The 1960's

  The 1960's Fully discussing a decade of music in one post is nearly impossible, but if you look back, I have done blogs titled: 1960, 1969 and The Greatest Pop Rock Ballads of the '60s. I’ve also featured a number of artists and songs that were prominent during those 10 years. However, there are a number of significant gaps where I have missed singers, groups and songs that were popular in the 60s and many have an enduring quality as well. Certainly, the TV and Movie Industry has done a great job using songs from this era, whether the subject matter was from this time period or not. Apart from many of the songs being a lot of fun, others, including myself, have described the 1960s pop music scene as being divided by pre- and post-Beatles/"British Invasion". At the same time, while the Fab Four and similar bands had a significant impact, and were followed by the inevitable look and soundalike bands, enter ' The Monkees ', but not everyone was trying to emulat

The Mojo Triangle

The Mojo Triangle Source: USA Today Writer James L. Dickerson coined the brilliant term Mojo Triangle in 2005, before I learned of it I had referred to the area as the reverse Bermuda Triangle of music. This (among other things I'll admit) is why I write a blog and he is the award winning author of Mojo Triangle: Birthplace of Country, Blues, Jazz and Rock 'n' Roll . I confess I haven't gotten round to reading it yet but I've been itching to write about the area for some time and I have researched the names and places for several years now. The 'triangle' refers to the geographic region with Nashville, Memphis and New Orleans as the three corners. The states of Tennessee, Mississippi, Alabama, and Louisiana are at the core. We know it as part of the "Deep South" and it's been referred to by other music related terms that pre date the 'Mojo' handle such as "America's Musical Triangle" and the "Americana Musical Triang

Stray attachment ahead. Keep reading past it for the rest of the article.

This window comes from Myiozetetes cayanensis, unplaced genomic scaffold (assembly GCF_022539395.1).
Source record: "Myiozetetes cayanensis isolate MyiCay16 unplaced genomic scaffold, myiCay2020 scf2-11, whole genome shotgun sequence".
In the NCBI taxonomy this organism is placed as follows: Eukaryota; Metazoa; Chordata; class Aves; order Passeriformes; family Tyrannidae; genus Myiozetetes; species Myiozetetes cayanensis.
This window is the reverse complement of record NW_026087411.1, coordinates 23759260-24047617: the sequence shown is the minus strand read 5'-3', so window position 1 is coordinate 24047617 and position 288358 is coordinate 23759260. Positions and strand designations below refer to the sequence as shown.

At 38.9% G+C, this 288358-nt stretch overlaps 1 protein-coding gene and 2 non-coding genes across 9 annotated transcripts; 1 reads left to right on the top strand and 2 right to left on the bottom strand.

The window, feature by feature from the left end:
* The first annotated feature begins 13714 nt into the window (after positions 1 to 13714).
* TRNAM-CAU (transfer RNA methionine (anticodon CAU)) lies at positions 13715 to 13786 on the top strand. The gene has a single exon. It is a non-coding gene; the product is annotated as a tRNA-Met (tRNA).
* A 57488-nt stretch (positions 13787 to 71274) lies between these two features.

Groundbreakers Part 2

  Groundbreakers Part 2 Rock & Roll I have talked about R&R in numerous posts, and I have many reasons for doing so, aside from the many great songs. R&R revolutionized Popular music and by extension almost every facet of the music industry. The music itself, even today, has not definitively been described to my or many others satisfaction. But here are some things that we do know, it's genesis came from Rhythm and Blues and we can give that a full stop. We also know there were many other influences that brought about this phenomenon that kicked off a music frenzy in the mid 1950's. For example it's also an amalgam of many forms of music including Country, Folk and the wild child of Hillbilly music known as Rockabilly. In the early days we have artists such as the New Orleans sound from Lloyd Price and Fats Domino under the same umbrella as Etta James, Wanda Jackson, Jerry Lee Lewis, Elvis Presley, Bill Haley and the Comets and I could go on. Sometimes just bas

When did Rock drop the Roll?